T 1937/11 () of 10.12.2014

European Case Law Identifier: ECLI:EP:BA:2014:T193711.20141210
Date of decision: 10 December 2014
Case number: T 1937/11
Application number: 03713219.8
IPC class: A24F 13/06
A24D 3/04
A24D 3/16
Language of proceedings: EN
Distribution: D
Download and more information:
Decision text in EN (PDF, 329.324K)
Documentation of the appeal procedure can be found in the Register
Bibliographic information is available in: EN
Versions: Unpublished
Applicant name: Philip Morris Products S.A.
Board: 3.2.04
Headnote: -
Relevant legal provisions:
European Patent Convention Art 56
Keywords: Inventive step - (yes)


Cited decisions:
Citing decisions:

Summary of Facts and Submissions

I. The appeal lies from the decision of the opposition division, dated 12 May 2011 and posted on 5 July 2011, to maintain the European patent No. 1 474 008 in amended form according to the main request received 12 April 2011.

II. The appellant (opponent) filed a notice of appeal on 7 September 2011, paying the appeal fee on the same day. The statement of grounds of appeal was submitted on 10 November 2011.

III. A communication pursuant to Article 15(1) RPBA was issued after a summons to attend oral proceedings, which were duly held on 10 December 2014. The following evidence has been considered for the purposes of the present decision:

as filed with notice of opposition:

D1 = US 3351071

D8 = GB 1383085

as filed with grounds of appeal:

D21 = data of activated carbon beads of both the Kureha group and Blücher GmbH; tables 1 to 4;

as filed with reply to the grounds of appeal:

D22 = overview of data of Blücher GmbH beads; table 1, and figures 1 to 6;

IV. The appellant requested that the decision under appeal be set aside and that the patent be revoked.

The respondent (proprietor) requested that the appeal be dismissed and the patent be maintained on the basis of amended claim 1 as upheld by the opposition division.

V. The wording of claim 1 as maintained by the opposition division reads as follows:

"A cigarette filter including a beaded, activated carbon of a spherical form and of a diameter within the range of 0.2mm to 0.7mm, wherein the beaded, activated carbon has a bulk density greater than 0.5 g/cm**(3) and a specific surface area in the range of 1000 to 1600 m**(2)/g BET."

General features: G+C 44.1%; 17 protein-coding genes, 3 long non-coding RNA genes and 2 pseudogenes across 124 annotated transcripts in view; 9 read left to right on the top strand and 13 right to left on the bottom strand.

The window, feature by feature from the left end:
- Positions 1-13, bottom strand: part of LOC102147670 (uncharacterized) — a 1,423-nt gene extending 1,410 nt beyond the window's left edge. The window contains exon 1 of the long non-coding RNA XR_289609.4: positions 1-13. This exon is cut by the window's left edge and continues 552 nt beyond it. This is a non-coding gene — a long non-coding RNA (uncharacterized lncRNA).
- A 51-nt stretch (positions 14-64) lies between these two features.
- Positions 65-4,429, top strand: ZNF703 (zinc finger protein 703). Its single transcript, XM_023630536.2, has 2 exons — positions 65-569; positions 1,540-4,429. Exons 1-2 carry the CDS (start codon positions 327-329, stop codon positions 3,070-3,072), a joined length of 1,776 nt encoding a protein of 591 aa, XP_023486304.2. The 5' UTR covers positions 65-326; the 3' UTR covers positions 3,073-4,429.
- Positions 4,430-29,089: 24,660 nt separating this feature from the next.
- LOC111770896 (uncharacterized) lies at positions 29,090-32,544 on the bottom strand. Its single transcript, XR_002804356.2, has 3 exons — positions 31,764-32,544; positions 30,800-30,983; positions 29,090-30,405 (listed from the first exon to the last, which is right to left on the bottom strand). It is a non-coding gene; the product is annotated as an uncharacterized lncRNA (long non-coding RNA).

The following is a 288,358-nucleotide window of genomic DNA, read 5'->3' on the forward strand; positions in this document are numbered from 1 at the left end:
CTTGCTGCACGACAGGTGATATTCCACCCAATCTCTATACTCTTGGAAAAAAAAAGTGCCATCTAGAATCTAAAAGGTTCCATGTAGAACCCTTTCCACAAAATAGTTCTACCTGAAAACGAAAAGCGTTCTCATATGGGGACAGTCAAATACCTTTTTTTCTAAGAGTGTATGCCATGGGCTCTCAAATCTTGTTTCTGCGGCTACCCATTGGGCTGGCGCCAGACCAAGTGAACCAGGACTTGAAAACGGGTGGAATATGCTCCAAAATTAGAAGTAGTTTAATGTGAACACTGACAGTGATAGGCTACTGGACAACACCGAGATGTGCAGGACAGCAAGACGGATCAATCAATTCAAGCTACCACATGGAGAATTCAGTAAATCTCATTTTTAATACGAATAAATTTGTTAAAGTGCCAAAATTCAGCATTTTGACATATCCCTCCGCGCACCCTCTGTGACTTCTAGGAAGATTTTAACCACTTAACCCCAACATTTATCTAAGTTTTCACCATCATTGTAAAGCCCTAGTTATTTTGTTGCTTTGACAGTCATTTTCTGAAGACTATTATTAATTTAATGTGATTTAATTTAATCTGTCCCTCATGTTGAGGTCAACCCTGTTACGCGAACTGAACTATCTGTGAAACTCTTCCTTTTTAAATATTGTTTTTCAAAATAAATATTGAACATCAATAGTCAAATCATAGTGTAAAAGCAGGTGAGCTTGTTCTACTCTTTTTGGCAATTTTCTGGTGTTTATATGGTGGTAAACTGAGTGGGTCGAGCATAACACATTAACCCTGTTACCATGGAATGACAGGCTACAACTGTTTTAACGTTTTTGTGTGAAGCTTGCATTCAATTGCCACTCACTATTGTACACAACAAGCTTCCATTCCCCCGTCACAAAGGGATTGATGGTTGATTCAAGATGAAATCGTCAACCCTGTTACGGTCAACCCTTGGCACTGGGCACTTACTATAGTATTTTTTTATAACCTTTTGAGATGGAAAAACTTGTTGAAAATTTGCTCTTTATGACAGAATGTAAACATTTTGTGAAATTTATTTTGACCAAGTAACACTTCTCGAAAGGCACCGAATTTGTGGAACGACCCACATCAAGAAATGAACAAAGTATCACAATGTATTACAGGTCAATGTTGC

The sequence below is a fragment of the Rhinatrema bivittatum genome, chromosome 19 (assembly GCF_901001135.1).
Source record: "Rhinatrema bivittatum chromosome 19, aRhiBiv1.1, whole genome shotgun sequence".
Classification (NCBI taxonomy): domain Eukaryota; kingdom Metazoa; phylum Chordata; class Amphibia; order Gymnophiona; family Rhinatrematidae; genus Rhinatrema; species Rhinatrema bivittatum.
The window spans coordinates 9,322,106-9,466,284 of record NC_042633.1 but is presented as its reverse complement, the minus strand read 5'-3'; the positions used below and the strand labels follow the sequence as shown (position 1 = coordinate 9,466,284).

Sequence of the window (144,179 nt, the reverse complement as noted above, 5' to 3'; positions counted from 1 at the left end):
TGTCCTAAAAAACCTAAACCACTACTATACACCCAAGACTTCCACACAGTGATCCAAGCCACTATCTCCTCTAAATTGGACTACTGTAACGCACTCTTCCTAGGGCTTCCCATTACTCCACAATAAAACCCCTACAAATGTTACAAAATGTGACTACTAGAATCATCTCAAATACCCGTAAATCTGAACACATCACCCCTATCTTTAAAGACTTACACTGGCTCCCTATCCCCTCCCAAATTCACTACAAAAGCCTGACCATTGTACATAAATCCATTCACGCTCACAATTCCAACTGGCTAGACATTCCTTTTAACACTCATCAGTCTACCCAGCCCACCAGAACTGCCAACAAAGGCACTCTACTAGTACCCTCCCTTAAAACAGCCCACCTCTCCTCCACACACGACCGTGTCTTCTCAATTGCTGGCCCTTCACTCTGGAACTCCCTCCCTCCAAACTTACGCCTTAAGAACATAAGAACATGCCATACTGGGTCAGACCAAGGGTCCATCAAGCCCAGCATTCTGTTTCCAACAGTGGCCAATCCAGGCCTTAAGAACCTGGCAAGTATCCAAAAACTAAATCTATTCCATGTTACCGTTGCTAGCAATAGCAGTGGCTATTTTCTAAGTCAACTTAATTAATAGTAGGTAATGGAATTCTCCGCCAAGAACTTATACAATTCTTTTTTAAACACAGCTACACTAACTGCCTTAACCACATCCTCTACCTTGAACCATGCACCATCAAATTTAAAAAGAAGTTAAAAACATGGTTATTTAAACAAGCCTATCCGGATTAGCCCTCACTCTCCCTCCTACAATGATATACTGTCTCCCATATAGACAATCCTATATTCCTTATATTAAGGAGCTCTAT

VI. The appellant argued as follows:

By way of illustration D21 data had been filed in relation to two currently commercially available activated carbon materials consisting of spherical beads.

Claim 1 differed from two of D1's examples (VII and XI) by its bulk density and BET surface area parameters. However, the patent was silent as to a link between pore size distribution, i.e. presence of macro/micropores, allegedly having an effect on taste, and bulk density. Moreover, no convincing link between the claimed bulk density parameter and particle strength had been provided, especially no synergic effect between the claimed parameters is apparent. This could also be seen from table 1 of the patent, data in D21, or examples D27 and D28 in the data overview D22. Thus, any differences in macropore range distribution depended on the production process. Since any problem regarding the effect of macropores was not at all substantiated, starting from D1, the problem to be solved was to look for an alternative material suitable for use in a cigarette (or at most, to improve robustness). Examples VII and XI of D1 related to cigarette filters. However, since D1 also referred to "fluids and the like", D1 was addressed to a skilled person generally working with filters, who was also aware of carbon filtering in general.

Thus, starting from D1 the skilled person, an expert on carbon filtration, would select a level of activation consistent with the object of providing suitable adsorption properties for tobacco smoke whilst maintaining sufficiently high particle strength, thus routinely arriving at a level of activation to provide a specific surface area within the wide range claimed by claim 1, as well as at particles having a bulk density greater than the arbitrary value of 0.5 g/m**(3). Moreover, faced with the problem of looking for a more robust material suitable for use in a cigarette, the skilled person would also turn to D8, which concerned activated carbon particles for filtering gases of cigarette smoke, i.e. a filter material suitable for cigarettes. Instead of pan granulating, which was used in D1, D8 suggested particles formed by disperging fused pitch in a fluid medium to achieve higher structural strength. Two of the examples of D8 (examples 8 and 9) were activated to provide surface areas within claim 1. The claimed bulk density inherently resulted from the given specific surface area and diameter of the activated beaded carbon in examples 8 and 9 of D8. Thus, claim 1 was also obvious in the light of D1 and D8.

VII. The respondent argued as follows:

In response to the D21 data filed by the appellant, D22 data in relation to eight spherical activated carbon materials obtained from Blücher GmbH had been filed.